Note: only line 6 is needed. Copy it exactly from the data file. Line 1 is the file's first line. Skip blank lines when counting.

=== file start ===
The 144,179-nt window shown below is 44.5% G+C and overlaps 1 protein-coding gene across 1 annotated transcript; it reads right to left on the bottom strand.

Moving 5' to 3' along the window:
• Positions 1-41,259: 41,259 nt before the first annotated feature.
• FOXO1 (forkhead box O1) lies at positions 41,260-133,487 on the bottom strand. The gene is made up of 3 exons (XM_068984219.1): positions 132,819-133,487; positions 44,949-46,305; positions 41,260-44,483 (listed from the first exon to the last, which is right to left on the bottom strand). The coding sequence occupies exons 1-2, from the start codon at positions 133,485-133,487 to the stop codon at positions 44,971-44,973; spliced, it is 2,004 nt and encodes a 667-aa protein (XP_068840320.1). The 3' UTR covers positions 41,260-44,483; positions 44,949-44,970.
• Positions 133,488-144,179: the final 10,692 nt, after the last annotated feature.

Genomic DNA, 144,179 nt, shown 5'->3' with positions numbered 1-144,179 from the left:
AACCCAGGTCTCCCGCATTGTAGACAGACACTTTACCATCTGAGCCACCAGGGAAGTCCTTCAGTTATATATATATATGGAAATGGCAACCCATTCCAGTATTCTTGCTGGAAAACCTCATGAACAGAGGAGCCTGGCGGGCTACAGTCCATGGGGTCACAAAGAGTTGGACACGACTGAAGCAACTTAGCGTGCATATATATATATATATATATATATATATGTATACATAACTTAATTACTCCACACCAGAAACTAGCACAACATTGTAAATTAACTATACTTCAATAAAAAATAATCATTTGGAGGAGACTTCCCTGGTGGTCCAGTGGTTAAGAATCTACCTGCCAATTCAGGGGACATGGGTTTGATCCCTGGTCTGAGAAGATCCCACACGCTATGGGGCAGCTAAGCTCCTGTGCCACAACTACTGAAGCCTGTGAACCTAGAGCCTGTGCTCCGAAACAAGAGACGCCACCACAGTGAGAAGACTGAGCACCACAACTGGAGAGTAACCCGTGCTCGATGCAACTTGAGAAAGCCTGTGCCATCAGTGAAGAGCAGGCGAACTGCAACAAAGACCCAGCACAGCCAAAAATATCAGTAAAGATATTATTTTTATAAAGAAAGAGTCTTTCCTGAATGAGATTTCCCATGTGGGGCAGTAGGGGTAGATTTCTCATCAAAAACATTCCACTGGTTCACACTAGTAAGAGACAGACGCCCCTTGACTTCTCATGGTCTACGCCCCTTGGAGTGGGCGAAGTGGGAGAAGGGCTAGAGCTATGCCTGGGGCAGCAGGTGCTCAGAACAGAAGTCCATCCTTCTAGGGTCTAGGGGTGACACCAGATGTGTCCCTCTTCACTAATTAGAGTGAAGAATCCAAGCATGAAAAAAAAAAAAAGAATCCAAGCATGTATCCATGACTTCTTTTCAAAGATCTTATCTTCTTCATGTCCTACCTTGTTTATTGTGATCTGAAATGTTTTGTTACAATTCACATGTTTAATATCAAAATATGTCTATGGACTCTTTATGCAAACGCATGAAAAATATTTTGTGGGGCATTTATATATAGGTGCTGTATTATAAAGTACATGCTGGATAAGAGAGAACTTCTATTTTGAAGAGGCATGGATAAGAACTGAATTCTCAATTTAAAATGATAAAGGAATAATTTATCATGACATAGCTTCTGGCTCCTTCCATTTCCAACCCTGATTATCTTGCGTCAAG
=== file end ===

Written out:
Genomic DNA, 144,179 nt, shown 5'->3' with positions numbered 1-144,179 from the left: